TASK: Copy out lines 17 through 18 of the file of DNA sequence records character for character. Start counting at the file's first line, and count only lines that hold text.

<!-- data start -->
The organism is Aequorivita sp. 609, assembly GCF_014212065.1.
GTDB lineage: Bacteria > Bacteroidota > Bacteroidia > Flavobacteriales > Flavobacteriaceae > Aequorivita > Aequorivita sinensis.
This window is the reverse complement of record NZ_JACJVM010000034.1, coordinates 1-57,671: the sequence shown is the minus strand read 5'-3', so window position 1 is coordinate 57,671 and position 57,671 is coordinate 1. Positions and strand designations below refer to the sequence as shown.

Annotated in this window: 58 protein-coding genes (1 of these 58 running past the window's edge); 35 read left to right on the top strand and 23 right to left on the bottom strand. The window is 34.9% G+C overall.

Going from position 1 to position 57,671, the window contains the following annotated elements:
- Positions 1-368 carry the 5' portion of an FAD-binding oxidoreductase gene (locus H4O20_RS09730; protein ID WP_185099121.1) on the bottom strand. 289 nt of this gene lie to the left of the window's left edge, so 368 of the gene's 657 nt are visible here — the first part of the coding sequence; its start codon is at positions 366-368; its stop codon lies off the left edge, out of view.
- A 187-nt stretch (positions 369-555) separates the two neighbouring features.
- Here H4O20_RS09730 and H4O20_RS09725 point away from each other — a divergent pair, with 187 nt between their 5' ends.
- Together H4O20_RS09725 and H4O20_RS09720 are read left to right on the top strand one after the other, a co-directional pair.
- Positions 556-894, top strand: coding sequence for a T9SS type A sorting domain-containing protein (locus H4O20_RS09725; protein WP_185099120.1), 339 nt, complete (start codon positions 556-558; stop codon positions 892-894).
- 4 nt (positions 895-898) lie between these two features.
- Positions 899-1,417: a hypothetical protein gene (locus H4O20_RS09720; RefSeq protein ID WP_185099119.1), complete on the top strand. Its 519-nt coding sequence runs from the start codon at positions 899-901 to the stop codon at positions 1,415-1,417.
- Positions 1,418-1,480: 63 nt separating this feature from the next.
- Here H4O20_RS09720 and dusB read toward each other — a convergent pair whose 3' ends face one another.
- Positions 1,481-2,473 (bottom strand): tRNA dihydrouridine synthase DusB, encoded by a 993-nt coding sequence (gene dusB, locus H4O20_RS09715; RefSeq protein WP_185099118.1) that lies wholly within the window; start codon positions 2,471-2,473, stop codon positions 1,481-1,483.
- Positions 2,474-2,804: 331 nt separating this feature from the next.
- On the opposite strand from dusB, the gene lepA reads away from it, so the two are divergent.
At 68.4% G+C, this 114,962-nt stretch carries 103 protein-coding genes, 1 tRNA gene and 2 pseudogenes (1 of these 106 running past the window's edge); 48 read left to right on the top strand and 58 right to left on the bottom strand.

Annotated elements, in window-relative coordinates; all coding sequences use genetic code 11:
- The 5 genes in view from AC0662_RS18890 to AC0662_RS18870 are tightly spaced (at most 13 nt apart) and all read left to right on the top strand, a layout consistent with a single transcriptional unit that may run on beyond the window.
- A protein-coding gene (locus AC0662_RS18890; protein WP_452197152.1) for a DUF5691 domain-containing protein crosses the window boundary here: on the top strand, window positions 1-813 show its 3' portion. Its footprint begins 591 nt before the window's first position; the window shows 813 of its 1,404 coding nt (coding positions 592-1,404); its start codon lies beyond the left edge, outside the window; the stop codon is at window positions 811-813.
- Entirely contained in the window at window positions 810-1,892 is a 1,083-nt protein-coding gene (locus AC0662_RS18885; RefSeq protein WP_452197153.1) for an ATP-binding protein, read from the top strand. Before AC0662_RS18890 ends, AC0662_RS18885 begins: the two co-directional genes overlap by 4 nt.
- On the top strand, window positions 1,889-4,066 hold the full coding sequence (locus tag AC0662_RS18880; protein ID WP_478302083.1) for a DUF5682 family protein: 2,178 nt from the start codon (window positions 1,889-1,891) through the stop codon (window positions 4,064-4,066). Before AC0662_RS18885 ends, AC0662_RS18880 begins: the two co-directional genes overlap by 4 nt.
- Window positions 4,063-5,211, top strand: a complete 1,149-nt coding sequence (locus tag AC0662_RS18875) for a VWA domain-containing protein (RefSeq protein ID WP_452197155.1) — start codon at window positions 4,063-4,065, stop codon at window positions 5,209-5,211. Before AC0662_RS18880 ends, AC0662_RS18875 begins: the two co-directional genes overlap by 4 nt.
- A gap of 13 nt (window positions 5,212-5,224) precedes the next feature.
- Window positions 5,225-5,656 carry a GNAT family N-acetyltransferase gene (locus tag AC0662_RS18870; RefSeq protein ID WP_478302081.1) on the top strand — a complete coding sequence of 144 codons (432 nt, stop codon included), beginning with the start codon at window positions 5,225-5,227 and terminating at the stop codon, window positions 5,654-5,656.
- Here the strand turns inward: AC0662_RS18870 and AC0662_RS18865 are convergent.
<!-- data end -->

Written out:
- On the opposite strand from dusB, the gene lepA reads away from it, so the two are divergent.
At 68.4% G+C, this 114,962-nt stretch carries 103 protein-coding genes, 1 tRNA gene and 2 pseudogenes (1 of these 106 running past the window's edge); 48 read left to right on the top strand and 58 right to left on the bottom strand.